Higher Education

, Volume 74, Issue 3, pp 473–489 | Cite as

The changing discourse on higher education and the nation-state, 1960–2010

  • Elizabeth S. BucknerEmail author


This article examines changing ideas about the relationship between the nation-state and the university in international higher education development discourse through a quantitative content analysis of over 700 academic articles, conference proceedings and research reports published by the United Nations Educational, Scientific and Cultural Organization (UNESCO). It finds that since the 1990s, emphasis on the private sector grows, the nation-state’s role shifts from one of manpower planning to strategic planning, and higher education is increasingly expected to promote standardized development goals and economic competitiveness in the global arena. However, it also finds that the role of the nation-state does not disappear—although no longer portrayed as the primary funder and provider of higher education, the nation-state is imbued with important regulatory functions.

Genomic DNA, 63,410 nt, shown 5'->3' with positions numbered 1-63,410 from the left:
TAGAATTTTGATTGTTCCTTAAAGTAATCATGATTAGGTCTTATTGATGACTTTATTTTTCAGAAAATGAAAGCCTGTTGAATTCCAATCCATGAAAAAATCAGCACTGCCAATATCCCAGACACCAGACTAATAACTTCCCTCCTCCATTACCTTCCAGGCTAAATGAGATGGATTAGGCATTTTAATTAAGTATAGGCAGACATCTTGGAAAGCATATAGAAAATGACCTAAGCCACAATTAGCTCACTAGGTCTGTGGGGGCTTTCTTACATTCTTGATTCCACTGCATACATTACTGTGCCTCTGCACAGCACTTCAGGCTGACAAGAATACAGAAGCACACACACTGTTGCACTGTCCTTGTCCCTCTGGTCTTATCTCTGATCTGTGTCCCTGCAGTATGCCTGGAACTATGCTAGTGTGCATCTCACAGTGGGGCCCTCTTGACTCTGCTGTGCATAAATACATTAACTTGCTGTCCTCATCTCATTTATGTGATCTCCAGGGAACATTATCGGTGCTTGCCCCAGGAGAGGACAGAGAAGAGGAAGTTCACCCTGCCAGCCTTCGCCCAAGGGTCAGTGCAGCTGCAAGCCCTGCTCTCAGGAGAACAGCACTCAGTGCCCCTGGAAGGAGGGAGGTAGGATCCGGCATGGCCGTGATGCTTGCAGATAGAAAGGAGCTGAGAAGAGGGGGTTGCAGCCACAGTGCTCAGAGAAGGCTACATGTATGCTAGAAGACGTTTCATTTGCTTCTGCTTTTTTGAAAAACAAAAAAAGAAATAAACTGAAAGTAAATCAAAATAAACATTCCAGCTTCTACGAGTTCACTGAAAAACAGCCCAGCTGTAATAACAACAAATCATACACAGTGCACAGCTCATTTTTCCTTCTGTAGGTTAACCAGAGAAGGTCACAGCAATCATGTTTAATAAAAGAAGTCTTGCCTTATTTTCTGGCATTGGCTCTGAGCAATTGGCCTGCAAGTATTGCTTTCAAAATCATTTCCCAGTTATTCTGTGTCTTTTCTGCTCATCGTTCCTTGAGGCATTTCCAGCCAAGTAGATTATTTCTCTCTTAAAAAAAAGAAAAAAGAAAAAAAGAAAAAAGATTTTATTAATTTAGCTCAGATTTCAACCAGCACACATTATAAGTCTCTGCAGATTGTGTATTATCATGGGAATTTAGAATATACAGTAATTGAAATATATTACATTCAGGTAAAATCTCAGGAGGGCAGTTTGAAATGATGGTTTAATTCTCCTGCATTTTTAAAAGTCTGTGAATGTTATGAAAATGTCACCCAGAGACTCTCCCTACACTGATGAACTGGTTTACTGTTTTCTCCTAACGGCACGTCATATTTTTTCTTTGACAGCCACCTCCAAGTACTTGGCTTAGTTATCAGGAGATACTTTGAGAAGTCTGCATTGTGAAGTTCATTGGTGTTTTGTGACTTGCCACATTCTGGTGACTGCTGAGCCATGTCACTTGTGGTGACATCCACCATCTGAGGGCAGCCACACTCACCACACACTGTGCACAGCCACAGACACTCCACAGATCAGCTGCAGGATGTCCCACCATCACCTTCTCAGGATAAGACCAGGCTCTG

Globalization Discourse UNESCO Higher education Nation-state Public sector Private sector Internationalization World society 



The author would like to thank Francisco Ramirez, John Meyer, Mark Ginsburg, Julia Lerch and two anonymous reviewers for thoughtful feedback on earlier drafts.


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Copyright information

© Springer Science+Business Media Dordrecht 2016

Authors and Affiliations

  1. 1.Department of International and Transcultural Studies, Teachers CollegeColumbia UniversityNew YorkUSA

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